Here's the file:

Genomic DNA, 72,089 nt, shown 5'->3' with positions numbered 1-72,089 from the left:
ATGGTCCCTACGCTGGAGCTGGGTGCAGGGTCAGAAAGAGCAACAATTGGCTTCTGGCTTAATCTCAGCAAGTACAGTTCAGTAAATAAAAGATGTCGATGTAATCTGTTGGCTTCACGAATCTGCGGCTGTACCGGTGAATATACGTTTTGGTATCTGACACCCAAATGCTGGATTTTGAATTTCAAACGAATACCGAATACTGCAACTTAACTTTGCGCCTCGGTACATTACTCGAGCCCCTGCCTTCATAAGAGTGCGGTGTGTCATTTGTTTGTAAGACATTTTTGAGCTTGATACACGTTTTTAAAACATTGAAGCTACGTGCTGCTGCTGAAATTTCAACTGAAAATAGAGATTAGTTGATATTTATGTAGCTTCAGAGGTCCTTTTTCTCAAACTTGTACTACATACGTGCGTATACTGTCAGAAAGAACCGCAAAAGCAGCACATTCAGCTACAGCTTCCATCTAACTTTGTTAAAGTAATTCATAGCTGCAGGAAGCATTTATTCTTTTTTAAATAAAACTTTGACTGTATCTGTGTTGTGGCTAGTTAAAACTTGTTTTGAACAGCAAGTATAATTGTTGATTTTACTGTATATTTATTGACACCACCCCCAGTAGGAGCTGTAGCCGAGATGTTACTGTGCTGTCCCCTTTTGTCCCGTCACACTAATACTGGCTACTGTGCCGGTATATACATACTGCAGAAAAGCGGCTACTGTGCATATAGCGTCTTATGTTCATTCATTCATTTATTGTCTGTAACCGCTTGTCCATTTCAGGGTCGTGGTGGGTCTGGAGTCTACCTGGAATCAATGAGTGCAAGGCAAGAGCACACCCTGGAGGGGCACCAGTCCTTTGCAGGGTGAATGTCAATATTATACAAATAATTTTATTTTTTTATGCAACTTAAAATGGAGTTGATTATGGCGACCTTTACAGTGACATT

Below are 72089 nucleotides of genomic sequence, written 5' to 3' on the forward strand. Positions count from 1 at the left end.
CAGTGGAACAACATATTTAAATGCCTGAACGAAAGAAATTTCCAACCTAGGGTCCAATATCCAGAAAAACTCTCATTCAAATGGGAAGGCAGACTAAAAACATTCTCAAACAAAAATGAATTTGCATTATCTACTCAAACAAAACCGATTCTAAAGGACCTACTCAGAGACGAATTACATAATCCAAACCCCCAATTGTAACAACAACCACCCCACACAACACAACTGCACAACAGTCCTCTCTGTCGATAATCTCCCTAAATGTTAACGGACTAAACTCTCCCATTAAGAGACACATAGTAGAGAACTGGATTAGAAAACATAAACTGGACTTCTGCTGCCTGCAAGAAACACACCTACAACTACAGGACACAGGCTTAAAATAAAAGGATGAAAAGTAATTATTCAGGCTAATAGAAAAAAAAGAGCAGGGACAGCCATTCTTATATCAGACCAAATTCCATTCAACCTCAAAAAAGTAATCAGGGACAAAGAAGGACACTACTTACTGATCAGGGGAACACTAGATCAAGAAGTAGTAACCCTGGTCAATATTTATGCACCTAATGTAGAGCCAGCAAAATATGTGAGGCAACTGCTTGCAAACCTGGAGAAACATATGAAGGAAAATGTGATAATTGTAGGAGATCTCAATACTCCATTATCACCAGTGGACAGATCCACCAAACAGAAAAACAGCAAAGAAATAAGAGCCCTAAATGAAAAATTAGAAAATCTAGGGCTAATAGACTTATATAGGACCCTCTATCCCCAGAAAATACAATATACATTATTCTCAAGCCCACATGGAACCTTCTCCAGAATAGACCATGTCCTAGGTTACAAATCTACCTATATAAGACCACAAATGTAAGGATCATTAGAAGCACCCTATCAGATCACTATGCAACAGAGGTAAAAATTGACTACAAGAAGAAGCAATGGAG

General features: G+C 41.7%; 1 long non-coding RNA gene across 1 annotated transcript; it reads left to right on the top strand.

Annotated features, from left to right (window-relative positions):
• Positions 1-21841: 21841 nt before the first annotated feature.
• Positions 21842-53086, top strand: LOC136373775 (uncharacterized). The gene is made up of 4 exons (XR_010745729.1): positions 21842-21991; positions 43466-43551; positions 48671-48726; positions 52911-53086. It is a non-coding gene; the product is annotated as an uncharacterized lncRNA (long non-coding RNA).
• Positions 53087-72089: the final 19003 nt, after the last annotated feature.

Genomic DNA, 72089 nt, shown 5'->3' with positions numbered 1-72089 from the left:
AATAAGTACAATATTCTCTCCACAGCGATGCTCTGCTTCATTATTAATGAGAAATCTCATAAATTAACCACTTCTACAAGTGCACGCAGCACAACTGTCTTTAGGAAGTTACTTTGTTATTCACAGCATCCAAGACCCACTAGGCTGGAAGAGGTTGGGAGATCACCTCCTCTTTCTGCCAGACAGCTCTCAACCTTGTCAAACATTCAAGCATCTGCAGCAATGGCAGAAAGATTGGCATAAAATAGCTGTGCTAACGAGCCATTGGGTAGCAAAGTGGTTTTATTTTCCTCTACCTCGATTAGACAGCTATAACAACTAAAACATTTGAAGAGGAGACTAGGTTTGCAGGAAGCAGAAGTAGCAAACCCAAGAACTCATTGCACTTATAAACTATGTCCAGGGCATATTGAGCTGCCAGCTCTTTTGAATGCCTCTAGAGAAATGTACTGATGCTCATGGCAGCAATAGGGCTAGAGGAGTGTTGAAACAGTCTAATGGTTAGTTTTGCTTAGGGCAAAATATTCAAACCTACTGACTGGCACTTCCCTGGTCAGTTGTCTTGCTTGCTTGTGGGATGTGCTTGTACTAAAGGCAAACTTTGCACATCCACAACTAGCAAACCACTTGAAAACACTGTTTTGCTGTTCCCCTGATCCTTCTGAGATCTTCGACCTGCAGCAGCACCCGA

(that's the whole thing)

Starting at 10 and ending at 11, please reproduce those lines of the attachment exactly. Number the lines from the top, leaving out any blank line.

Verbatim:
Genomic DNA, 72089 nt, shown 5'->3' with positions numbered 1-72089 from the left:
AATAAGTACAATATTCTCTCCACAGCGATGCTCTGCTTCATTATTAATGAGAAATCTCATAAATTAACCACTTCTACAAGTGCACGCAGCACAACTGTCTTTAGGAAGTTACTTTGTTATTCACAGCATCCAAGACCCACTAGGCTGGAAGAGGTTGGGAGATCACCTCCTCTTTCTGCCAGACAGCTCTCAACCTTGTCAAACATTCAAGCATCTGCAGCAATGGCAGAAAGATTGGCATAAAATAGCTGTGCTAACGAGCCATTGGGTAGCAAAGTGGTTTTATTTTCCTCTACCTCGATTAGACAGCTATAACAACTAAAACATTTGAAGAGGAGACTAGGTTTGCAGGAAGCAGAAGTAGCAAACCCAAGAACTCATTGCACTTATAAACTATGTCCAGGGCATATTGAGCTGCCAGCTCTTTTGAATGCCTCTAGAGAAATGTACTGATGCTCATGGCAGCAATAGGGCTAGAGGAGTGTTGAAACAGTCTAATGGTTAGTTTTGCTTAGGGCAAAATATTCAAACCTACTGACTGGCACTTCCCTGGTCAGTTGTCTTGCTTGCTTGTGGGATGTGCTTGTACTAAAGGCAAACTTTGCACATCCACAACTAGCAAACCACTTGAAAACACTGTTTTGCTGTTCCCCTGATCCTTCTGAGATCTTCGACCTGCAGCAGCACCCGA